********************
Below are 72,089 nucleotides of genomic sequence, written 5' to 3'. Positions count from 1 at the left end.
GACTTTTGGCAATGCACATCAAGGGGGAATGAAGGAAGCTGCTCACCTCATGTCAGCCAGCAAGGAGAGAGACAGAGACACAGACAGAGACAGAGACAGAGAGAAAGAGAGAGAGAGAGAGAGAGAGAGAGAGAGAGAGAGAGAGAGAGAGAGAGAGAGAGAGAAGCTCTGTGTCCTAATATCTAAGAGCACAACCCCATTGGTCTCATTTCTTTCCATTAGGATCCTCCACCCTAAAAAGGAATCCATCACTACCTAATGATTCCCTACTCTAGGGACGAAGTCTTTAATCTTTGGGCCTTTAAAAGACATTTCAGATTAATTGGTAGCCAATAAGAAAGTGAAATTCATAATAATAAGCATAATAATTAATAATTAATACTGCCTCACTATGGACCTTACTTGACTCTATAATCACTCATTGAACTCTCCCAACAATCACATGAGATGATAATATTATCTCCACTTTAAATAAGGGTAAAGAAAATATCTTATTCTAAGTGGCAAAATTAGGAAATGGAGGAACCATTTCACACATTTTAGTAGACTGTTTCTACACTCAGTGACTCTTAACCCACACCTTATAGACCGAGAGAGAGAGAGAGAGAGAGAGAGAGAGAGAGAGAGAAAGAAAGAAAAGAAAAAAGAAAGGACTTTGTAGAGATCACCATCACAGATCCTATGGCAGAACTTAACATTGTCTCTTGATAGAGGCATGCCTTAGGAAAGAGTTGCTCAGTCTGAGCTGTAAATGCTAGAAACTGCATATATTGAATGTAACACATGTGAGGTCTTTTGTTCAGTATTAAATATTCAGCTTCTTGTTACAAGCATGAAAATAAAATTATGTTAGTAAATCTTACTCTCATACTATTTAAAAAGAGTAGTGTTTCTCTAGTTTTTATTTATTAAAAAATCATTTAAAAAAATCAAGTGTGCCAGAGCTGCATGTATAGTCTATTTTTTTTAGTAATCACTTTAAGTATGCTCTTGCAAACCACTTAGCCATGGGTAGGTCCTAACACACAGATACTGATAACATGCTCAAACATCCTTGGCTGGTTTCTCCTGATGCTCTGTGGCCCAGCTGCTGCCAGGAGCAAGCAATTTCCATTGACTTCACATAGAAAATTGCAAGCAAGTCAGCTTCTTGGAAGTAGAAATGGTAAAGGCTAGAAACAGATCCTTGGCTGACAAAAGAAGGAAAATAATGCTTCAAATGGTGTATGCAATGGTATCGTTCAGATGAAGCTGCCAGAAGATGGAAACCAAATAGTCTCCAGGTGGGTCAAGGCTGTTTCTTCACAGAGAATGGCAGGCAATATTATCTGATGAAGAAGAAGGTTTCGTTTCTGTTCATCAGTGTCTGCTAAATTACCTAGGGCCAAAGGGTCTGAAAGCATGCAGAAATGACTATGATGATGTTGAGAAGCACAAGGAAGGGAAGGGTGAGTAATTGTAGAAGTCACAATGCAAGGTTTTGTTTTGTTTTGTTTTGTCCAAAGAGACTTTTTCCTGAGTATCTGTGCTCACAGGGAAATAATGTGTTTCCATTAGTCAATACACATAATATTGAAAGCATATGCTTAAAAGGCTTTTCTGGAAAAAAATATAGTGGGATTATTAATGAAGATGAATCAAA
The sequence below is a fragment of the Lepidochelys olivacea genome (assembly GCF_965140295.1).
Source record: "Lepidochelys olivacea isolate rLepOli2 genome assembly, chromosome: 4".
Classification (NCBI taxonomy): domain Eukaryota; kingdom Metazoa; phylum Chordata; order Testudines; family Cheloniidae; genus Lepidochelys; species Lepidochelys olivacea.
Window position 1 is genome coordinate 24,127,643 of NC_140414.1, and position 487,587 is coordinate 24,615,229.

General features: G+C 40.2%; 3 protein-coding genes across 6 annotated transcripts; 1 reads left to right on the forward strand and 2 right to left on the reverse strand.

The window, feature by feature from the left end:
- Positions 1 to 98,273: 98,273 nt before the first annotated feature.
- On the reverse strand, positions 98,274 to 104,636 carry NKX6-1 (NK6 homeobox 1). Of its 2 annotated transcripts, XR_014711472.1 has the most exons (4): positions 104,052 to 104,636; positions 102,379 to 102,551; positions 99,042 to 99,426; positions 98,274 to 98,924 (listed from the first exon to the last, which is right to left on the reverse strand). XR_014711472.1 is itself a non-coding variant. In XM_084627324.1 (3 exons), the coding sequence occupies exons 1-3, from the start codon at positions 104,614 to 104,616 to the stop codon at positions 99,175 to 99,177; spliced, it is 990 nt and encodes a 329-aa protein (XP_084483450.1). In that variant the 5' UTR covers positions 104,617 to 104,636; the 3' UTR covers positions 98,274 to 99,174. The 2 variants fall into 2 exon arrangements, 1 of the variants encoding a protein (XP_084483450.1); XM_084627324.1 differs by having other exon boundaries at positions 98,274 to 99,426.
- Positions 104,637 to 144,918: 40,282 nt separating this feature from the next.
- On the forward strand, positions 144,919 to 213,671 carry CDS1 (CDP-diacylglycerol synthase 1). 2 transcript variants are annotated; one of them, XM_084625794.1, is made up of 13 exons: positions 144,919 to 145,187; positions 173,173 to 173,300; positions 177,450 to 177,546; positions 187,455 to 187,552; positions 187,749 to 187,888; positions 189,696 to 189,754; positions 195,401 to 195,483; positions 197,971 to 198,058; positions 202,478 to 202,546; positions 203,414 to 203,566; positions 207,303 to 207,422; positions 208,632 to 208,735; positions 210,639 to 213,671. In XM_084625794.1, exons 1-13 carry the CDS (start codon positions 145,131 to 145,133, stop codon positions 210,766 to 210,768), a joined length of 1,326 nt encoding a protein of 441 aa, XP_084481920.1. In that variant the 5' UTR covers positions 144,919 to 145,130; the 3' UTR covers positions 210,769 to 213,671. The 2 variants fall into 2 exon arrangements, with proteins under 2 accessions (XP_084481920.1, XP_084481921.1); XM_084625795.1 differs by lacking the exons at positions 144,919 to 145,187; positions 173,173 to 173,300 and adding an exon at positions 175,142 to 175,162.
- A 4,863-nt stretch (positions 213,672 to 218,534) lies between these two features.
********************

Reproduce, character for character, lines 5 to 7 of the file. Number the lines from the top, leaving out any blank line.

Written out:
Classification (NCBI taxonomy): domain Eukaryota; kingdom Metazoa; phylum Chordata; order Testudines; family Cheloniidae; genus Lepidochelys; species Lepidochelys olivacea.
Window position 1 is genome coordinate 24,127,643 of NC_140414.1, and position 487,587 is coordinate 24,615,229.

General features: G+C 40.2%; 3 protein-coding genes across 6 annotated transcripts; 1 reads left to right on the forward strand and 2 right to left on the reverse strand.